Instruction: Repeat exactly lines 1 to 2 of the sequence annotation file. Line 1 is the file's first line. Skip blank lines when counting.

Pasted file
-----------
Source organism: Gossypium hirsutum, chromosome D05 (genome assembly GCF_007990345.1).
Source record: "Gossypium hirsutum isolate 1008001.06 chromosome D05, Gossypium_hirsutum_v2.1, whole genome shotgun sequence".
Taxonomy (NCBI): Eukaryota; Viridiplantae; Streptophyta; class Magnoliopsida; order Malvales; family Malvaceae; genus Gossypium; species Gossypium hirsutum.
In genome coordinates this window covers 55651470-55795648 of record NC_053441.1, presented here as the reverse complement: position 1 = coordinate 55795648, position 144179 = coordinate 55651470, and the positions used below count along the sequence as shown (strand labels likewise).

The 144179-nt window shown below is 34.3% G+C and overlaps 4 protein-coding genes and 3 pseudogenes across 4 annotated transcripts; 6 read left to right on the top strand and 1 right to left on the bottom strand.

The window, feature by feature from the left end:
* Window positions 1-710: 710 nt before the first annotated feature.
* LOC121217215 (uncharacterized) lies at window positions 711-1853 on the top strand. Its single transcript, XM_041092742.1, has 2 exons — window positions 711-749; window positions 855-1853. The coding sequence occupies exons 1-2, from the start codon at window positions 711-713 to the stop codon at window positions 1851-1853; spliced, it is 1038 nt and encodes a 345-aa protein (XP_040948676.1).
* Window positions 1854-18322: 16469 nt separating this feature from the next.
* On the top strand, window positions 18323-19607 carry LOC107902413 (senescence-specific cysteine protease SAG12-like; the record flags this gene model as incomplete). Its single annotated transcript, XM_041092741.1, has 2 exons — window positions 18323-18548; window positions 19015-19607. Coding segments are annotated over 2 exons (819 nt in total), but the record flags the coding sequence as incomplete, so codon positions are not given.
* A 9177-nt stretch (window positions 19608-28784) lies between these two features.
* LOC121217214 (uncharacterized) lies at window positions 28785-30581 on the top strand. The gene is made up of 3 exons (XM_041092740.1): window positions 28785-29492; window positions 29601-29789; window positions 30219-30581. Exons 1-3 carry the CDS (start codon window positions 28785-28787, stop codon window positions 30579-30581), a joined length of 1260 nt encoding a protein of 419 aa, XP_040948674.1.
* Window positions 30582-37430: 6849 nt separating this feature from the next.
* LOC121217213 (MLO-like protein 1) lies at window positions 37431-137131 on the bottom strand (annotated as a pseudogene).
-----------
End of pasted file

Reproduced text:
Source organism: Gossypium hirsutum, chromosome D05 (genome assembly GCF_007990345.1).
Source record: "Gossypium hirsutum isolate 1008001.06 chromosome D05, Gossypium_hirsutum_v2.1, whole genome shotgun sequence".